Function is when we think in terms of the child, family or caregiver, without focusing our attention on the appearance of an activity. In other words, concentrating on what the child can actually do in his or her own way. This seems to be the best approach to learning and moving forward towards the goal of being functional.
Lalimaya is a young adult with cerebral palsy. She can communicate with her family members and loves to be with people. Again, her mother is mainly responsible for her daily needs: meals, toileting, bathing, changing her position, doing the exercises taught by the therapist and performing the various treatments suggested by the many health professionals she has come across throughout Lalimaya’s life. She is also a working mother, who cooks for her family of five and tries to meet all of the social obligations of Nepali culture.
In Lalimaya’s story, what do you think the second word—family—signifies? Here, it is not only Lalimaya who we should focus our attention on. As we come across families like Lalimaya’s, we come to understand that the family of a child with disability has many challenges, over and above their worries about the child. The additional responsibility associated with having a child with disability jeopardizes many aspects of other family members’ own lives, such as restricting social activities and job opportunities, changing the relationship between husbands and wives, and causing potential struggles with emotional well-being and depression.
An important aspect of taking care of a child is the ability to manage oneself. We, as health care professionals responsible for supporting the lives of children with disabilities, should be aware of the whole family and provide the necessary resources to help that family. In this case, arranging time out for the mother and encouraging other family members to slowly share the caregiving responsibilities would reduce the mother’s stress, which would in turn help Lalimaya.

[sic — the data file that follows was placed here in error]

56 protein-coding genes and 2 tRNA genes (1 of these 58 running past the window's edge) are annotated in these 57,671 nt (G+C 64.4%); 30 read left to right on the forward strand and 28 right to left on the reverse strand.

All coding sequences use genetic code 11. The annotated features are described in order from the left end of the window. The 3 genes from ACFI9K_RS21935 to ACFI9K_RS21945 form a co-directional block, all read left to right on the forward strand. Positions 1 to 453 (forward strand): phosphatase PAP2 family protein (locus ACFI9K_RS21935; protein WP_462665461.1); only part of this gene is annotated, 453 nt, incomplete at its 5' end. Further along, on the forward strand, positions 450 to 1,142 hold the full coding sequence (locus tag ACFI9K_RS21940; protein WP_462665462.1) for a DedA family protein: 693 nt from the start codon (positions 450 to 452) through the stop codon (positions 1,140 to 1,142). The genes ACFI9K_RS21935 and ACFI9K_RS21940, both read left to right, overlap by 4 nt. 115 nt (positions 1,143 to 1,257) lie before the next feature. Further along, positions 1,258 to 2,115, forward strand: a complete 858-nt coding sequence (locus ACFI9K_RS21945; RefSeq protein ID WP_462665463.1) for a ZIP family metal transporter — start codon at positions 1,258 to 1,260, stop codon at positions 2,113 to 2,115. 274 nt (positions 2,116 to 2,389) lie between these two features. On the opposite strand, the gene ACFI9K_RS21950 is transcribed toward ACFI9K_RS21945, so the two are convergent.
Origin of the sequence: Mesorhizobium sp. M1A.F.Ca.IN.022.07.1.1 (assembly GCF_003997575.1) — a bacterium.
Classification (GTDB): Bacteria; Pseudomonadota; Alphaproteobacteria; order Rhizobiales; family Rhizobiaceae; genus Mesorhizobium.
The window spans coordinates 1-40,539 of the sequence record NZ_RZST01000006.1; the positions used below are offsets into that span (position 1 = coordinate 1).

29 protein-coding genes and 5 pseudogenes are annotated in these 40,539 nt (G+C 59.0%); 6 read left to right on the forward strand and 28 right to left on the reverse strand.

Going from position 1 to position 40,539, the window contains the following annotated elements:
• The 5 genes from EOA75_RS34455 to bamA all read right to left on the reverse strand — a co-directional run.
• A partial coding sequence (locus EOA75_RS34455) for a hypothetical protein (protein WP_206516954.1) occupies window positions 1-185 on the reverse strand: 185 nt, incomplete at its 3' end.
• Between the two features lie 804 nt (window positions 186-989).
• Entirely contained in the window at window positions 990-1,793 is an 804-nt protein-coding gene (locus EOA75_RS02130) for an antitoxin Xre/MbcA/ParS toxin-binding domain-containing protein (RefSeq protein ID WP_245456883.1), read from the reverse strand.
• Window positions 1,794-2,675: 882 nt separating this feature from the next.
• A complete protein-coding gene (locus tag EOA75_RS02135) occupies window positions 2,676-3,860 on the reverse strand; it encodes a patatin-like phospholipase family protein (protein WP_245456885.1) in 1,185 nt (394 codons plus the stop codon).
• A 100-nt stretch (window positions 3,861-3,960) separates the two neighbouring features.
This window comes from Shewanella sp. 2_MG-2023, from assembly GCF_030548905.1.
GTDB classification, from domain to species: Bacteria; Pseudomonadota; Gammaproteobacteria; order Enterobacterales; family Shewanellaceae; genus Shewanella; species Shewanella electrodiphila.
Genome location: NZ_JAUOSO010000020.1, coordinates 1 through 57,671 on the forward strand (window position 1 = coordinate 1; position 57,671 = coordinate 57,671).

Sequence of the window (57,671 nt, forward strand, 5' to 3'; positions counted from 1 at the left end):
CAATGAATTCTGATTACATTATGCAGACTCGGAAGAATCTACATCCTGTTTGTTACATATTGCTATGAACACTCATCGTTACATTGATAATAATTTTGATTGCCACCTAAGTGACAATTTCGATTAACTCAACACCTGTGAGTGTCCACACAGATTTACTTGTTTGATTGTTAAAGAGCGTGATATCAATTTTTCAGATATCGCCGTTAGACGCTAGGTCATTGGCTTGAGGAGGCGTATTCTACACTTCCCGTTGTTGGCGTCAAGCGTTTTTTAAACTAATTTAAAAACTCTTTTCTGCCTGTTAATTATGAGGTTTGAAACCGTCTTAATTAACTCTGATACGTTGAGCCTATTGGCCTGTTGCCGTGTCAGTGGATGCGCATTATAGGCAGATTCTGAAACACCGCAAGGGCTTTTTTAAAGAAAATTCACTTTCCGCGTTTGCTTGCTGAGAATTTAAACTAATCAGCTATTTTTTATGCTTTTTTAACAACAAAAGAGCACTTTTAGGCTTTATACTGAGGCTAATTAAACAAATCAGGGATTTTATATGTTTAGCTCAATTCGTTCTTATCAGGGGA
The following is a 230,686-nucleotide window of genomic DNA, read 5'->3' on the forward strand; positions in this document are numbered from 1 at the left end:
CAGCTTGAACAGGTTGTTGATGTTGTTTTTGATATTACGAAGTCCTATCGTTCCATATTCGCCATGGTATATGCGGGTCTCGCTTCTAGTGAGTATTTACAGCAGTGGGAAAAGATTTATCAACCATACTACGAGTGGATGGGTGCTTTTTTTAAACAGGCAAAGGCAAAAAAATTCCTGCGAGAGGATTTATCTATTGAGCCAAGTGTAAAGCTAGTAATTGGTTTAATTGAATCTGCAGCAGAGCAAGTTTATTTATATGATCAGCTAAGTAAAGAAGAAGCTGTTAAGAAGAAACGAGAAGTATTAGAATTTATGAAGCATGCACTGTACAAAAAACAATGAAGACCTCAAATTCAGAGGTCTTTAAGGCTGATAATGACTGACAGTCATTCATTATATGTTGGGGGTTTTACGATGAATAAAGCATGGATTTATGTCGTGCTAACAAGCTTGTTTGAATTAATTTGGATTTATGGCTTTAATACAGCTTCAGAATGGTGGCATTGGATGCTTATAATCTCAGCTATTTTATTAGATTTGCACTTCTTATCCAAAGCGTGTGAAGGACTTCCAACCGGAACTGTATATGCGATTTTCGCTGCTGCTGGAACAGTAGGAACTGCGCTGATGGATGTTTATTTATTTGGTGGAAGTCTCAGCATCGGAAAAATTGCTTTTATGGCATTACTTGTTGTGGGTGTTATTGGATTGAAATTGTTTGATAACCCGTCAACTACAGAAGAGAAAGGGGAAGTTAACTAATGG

Ayush is a smart kid with many interests, such as listening to music and watching television. He used to be able to get around his house by commando crawling and could speak a few words. He could get whatever he wanted, especially as he had a relatively wealthy family with loving older siblings. As the years passed, however, Ayush gained a lot of weight and eventually needed help to move about, even inside the house.
For decades now, we have understood that children with a disability are less physically fit than others. In developing nations, the lack of physical fitness has been overlooked as there are other pressing issues to deal with, such as awareness of disability cards, understanding the importance of therapy to prevent secondary impairments, addressing social stigmas and changing community understanding about the causes of a child’s disability.
Studies show that children with disabilities need physical activity to gain and maintain fitness, and that the activity needs to be specific to the individual child. Our role here would be to encourage the family to help Ayush in different ways so that he can maintain his independence, particularly in moving around. Hopefully, at some point we would be able to devise an individual fitness plan for Ayush. It need not be a boring exercise routine, but part of social and recreational activities so he can be motivated to remain fit.